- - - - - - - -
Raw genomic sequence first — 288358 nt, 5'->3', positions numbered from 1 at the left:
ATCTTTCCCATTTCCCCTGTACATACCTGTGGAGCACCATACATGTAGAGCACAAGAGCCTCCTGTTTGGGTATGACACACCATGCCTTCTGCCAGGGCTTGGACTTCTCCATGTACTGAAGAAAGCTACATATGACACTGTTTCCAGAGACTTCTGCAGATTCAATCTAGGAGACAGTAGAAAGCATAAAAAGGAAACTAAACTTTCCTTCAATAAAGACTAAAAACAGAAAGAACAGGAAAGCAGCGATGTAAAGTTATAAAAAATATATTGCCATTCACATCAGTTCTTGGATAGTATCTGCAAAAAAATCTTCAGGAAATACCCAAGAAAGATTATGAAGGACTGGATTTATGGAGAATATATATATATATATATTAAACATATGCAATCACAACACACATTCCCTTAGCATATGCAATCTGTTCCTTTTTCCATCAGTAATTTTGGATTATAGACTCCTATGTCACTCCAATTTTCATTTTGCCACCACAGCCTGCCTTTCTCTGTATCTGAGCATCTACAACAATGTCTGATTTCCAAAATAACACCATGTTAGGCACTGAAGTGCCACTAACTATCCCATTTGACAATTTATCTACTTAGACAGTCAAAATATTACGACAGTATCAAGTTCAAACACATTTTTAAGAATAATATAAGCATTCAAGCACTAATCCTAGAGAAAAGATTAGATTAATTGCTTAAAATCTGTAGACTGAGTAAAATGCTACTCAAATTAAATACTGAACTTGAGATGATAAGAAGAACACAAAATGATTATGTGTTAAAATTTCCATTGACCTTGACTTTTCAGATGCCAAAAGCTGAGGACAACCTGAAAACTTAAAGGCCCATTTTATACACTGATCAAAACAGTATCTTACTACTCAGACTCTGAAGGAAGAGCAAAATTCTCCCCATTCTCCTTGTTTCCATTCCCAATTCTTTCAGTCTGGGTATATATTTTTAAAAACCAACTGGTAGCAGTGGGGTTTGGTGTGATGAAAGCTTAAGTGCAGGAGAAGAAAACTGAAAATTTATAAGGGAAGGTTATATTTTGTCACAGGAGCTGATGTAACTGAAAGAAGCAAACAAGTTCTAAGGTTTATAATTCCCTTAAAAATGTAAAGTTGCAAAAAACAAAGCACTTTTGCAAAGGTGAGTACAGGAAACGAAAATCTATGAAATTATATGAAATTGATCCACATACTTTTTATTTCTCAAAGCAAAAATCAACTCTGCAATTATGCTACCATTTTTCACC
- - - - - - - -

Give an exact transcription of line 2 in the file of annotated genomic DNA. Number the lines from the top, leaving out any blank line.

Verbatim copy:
ATCTTTCCCATTTCCCCTGTACATACCTGTGGAGCACCATACATGTAGAGCACAAGAGCCTCCTGTTTGGGTATGACACACCATGCCTTCTGCCAGGGCTTGGACTTCTCCATGTACTGAAGAAAGCTACATATGACACTGTTTCCAGAGACTTCTGCAGATTCAATCTAGGAGACAGTAGAAAGCATAAAAAGGAAACTAAACTTTCCTTCAATAAAGACTAAAAACAGAAAGAACAGGAAAGCAGCGATGTAAAGTTATAAAAAATATATTGCCATTCACATCAGTTCTTGGATAGTATCTGCAAAAAAATCTTCAGGAAATACCCAAGAAAGATTATGAAGGACTGGATTTATGGAGAATATATATATATATATATTAAACATATGCAATCACAACACACATTCCCTTAGCATATGCAATCTGTTCCTTTTTCCATCAGTAATTTTGGATTATAGACTCCTATGTCACTCCAATTTTCATTTTGCCACCACAGCCTGCCTTTCTCTGTATCTGAGCATCTACAACAATGTCTGATTTCCAAAATAACACCATGTTAGGCACTGAAGTGCCACTAACTATCCCATTTGACAATTTATCTACTTAGACAGTCAAAATATTACGACAGTATCAAGTTCAAACACATTTTTAAGAATAATATAAGCATTCAAGCACTAATCCTAGAGAAAAGATTAGATTAATTGCTTAAAATCTGTAGACTGAGTAAAATGCTACTCAAATTAAATACTGAACTTGAGATGATAAGAAGAACACAAAATGATTATGTGTTAAAATTTCCATTGACCTTGACTTTTCAGATGCCAAAAGCTGAGGACAACCTGAAAACTTAAAGGCCCATTTTATACACTGATCAAAACAGTATCTTACTACTCAGACTCTGAAGGAAGAGCAAAATTCTCCCCATTCTCCTTGTTTCCATTCCCAATTCTTTCAGTCTGGGTATATATTTTTAAAAACCAACTGGTAGCAGTGGGGTTTGGTGTGATGAAAGCTTAAGTGCAGGAGAAGAAAACTGAAAATTTATAAGGGAAGGTTATATTTTGTCACAGGAGCTGATGTAACTGAAAGAAGCAAACAAGTTCTAAGGTTTATAATTCCCTTAAAAATGTAAAGTTGCAAAAAACAAAGCACTTTTGCAAAGGTGAGTACAGGAAACGAAAATCTATGAAATTATATGAAATTGATCCACATACTTTTTATTTCTCAAAGCAAAAATCAACTCTGCAATTATGCTACCATTTTTCACC